|Submission Date||Feb. 22, 2019|
EN-7: Employee Educators Program
|3.00 / 3.00||
Office of Sustainability
Total number of employees (staff + faculty, headcount):
Number of employees served (i.e. directly targeted) by a peer-to-peer sustainability outreach and education program (avoid double-counting):
Percentage of employees served by a peer-to-peer educator program:
Name of the employee educators program:
Number of employees served (i.e. directly targeted) by the program (headcount):
A brief description of the program, including examples of peer-to-peer outreach activities:
Through the Cardinal Green Office Program, building managers and occupants in all buildings across campus have the opportunity to be trained to become sustainability champions, with the ultimate goal of subsequently training their peers to improve the sustainability performance of their collective spaces. The program has worked with sustainability champions in over 100 buildings as of 2018 and is available to all staff and faculty on campus.
Sustainability champions work with the Office of Sustainability to better understand the most pressing sustainability challenges in their buildings and what they can do to solve them. Then, they engage their colleagues to solve those sustainability challenges through the outreach and training vehicles of their choice. For instance, many sustainability champions work with their colleagues to audit the work stations in their buildings. For work stations that would benefit from a smart power strip, the sustainability champion would work with each of their colleagues to order and install the strip, helping their colleagues understand how to use the strip and engage in other energy-saving behaviors.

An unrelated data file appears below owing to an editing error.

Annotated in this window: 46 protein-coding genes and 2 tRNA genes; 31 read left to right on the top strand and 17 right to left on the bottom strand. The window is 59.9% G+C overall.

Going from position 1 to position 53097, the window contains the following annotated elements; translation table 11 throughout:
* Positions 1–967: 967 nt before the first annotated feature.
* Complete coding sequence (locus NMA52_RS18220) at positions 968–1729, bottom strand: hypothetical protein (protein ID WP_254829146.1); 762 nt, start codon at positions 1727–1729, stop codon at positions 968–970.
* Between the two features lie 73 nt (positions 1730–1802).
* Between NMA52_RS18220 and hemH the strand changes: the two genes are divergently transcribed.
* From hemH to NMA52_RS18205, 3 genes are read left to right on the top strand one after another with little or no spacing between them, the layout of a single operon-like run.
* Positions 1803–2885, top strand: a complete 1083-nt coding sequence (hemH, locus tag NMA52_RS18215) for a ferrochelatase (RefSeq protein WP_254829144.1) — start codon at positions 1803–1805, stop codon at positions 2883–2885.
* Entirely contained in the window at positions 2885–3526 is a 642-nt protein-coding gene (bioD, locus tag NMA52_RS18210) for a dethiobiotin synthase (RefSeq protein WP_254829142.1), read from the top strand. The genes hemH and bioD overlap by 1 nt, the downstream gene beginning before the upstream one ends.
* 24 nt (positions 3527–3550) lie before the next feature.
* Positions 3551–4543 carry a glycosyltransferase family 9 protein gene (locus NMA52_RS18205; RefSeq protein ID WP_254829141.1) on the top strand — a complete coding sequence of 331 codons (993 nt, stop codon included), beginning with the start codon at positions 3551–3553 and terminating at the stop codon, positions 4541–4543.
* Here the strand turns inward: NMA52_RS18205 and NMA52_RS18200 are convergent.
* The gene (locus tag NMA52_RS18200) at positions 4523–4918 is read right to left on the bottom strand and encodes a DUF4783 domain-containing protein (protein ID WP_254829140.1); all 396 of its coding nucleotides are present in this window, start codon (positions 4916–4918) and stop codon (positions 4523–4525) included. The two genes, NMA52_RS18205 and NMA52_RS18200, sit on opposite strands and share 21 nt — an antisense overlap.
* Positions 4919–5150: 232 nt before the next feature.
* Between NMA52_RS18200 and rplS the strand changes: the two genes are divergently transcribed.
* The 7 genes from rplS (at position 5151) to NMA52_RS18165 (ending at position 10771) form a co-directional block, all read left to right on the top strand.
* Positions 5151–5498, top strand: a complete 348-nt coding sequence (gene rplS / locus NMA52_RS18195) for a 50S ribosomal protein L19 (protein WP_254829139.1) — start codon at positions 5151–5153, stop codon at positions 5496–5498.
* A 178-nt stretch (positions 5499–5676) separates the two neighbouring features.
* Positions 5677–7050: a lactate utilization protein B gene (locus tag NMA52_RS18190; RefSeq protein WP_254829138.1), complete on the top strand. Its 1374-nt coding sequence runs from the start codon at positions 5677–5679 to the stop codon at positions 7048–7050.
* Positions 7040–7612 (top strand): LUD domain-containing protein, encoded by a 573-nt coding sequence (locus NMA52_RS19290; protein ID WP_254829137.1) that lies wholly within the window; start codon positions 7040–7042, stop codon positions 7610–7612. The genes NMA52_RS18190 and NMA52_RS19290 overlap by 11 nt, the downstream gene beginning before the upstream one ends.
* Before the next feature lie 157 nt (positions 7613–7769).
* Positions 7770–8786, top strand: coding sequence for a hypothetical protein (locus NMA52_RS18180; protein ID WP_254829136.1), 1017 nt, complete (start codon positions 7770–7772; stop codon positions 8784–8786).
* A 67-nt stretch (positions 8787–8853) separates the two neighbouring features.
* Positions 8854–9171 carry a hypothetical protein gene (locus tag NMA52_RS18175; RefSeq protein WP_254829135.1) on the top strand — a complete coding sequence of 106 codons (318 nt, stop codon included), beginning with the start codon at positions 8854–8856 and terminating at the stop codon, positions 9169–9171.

A brief description of how the employee educators are selected:
Employee educators can be both building managers and everyday occupants, and they can express interest in one of two ways:
1) Participating in the My Cardinal Green online engagement platform and requesting personal training through the platform
2) Contacting the Office of Sustainability directly
A brief description of the formal training that the employee educators receive to prepare them to conduct peer outreach:
Sustainability champions receive personal training from staff in the Office of Sustainability on energy conservation, water conservation, waste diversion, and any other sustainability topics of their interest. This education is often based on a joint audit of the building that the champion and the Office of Sustainability staff perform together, which lays the groundwork for the champion's training and helps identify key issues about which the champion should focus on educating his or her colleagues. Following the audit, the champion receives a form that outlines all the possible areas in which they could focus and how to do so, with specific notes about the areas that seemed most relevant for their space and how they might engage their colleagues in addressing issues in that particular area.